During an interview on Jimmy Kimmel Live! , Mickey Rourke spoke about his experience with gigging himself for a scene in the 2008 movie The Wrestler . Rourke agreed to gig at the initial request of director Darren Aronofsky in hopes that he would revoke the demand come production time. Indeed, later during filming, Aronofsky admitted that Rourke needn't actually gig; however, by his own will, Rourke decided to go through with it anyway. [17] In the film itself, Rourke's character is seen preparing for a match by wrapping a razor blade inside his wrist tape.

There is one notable incident of blading in association football. In 1989, Chilean national team goalkeeper Roberto Rojas bladed himself to prevent a loss, by blaming the injury on fireworks thrown by opposing fans. FIFA saw through the ruse and ended up banning Rojas for life and banning Chile from the 1994 FIFA World Cup. Rojas's ban was lifted in 2001. [18]

Canadian wrestler Devon Nicholson pressed charges against Abdullah the Butcher, claiming that he contracted hepatitis C after Abdullah bladed him without consent. [19] An Ontario court ruled in favor of Nicholson and ordered Abdullah to pay $2.3 million. [20]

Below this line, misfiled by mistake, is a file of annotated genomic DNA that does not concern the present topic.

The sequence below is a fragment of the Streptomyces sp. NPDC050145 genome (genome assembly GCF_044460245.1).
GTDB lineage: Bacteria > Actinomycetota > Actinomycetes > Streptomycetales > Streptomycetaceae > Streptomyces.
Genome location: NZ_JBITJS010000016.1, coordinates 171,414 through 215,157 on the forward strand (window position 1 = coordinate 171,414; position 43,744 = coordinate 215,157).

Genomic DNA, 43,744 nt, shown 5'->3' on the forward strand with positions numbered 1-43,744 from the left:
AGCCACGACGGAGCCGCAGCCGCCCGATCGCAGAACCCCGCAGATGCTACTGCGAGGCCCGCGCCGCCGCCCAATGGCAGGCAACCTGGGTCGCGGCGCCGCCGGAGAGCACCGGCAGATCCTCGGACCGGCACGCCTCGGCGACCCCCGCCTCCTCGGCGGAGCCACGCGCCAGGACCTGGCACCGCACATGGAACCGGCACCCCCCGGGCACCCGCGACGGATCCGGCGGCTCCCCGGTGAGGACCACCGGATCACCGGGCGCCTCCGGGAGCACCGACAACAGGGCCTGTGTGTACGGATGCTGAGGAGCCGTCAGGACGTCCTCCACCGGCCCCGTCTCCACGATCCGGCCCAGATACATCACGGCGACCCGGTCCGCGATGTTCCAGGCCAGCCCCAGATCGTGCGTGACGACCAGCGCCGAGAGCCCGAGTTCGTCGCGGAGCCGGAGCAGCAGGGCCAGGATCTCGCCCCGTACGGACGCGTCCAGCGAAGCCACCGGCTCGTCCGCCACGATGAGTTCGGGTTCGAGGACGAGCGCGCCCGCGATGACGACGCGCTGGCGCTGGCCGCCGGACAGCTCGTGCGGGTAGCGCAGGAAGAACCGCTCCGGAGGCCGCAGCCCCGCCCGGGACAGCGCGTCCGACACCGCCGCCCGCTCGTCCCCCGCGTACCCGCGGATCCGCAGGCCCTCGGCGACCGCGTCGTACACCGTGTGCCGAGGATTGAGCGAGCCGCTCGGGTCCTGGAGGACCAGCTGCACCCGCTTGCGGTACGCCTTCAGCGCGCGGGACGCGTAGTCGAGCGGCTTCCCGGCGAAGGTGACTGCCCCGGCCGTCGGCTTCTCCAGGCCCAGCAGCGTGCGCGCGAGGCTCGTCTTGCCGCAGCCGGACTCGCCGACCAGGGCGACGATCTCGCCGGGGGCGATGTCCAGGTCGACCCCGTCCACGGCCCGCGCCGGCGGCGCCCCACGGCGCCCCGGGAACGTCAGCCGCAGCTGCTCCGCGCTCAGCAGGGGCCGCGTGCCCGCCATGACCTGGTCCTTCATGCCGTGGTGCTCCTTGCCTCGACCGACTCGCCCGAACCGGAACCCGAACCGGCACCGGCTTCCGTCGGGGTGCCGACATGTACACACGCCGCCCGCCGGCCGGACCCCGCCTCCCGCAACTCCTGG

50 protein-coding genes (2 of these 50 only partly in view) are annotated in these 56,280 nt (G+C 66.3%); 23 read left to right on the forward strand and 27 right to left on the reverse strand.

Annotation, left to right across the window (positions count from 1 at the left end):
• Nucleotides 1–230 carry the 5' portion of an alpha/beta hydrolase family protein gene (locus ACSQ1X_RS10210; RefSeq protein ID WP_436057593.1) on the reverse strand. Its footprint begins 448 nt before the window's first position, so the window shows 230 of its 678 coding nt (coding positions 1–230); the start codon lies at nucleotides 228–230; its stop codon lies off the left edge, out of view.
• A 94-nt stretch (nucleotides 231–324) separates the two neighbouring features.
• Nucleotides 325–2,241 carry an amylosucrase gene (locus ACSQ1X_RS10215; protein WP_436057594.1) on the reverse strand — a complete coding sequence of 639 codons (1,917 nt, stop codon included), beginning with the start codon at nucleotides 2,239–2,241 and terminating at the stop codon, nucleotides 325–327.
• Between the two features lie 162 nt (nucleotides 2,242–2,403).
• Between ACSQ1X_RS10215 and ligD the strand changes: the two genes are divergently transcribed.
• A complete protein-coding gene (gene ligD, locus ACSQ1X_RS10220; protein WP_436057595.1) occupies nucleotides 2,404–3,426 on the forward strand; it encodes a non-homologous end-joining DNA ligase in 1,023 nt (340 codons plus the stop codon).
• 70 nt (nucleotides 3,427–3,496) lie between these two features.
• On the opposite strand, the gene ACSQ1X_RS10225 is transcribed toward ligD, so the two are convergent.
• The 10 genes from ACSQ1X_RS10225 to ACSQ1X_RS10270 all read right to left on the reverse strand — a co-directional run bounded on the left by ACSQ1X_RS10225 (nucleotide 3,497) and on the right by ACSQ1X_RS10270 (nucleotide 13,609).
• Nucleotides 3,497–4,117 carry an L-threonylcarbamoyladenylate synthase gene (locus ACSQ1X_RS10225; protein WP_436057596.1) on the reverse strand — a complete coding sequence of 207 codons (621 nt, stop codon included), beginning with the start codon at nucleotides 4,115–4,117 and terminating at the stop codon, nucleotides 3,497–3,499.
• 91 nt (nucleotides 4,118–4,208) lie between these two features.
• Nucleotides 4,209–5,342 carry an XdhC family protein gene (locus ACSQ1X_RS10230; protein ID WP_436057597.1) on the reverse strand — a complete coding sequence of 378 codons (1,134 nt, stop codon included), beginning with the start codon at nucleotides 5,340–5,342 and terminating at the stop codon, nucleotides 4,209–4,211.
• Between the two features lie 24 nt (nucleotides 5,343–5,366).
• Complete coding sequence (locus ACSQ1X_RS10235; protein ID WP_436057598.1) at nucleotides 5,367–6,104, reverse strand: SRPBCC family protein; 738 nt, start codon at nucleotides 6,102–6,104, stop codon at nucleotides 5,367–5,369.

During their King of the Road match at Uncensored 1995, Dustin Rhodes and The Blacktop Bully bladed, which was against the policy of World Championship Wrestling at the time, and they were both fired as a result. [21]

Another incident that occurred was in November 2008 of Raw (where WWE became PG-rated), in which Batista bladed himself during his steel cage match with Chris Jericho, resulting in Batista being fined for $100,000, while Jericho, along with then road agent Dean Malenko and referee Mike Chioda were fined for $5,000.

During the Hell in a Cell match at Armageddon 2005, "Cowboy" Bob Orton, who had hepatitis C and was at ringside with his son Randy against The Undertaker, deliberately bladed himself and spilled onto The Undertaker, who was later enraged at then Vice President of Talent Relations John Laurinaitis, who was aware of Orton's condition and allowed him to compete beforehand while never informing The Undertaker causing Orton to be fired and The Undertaker was tested negative thereafter.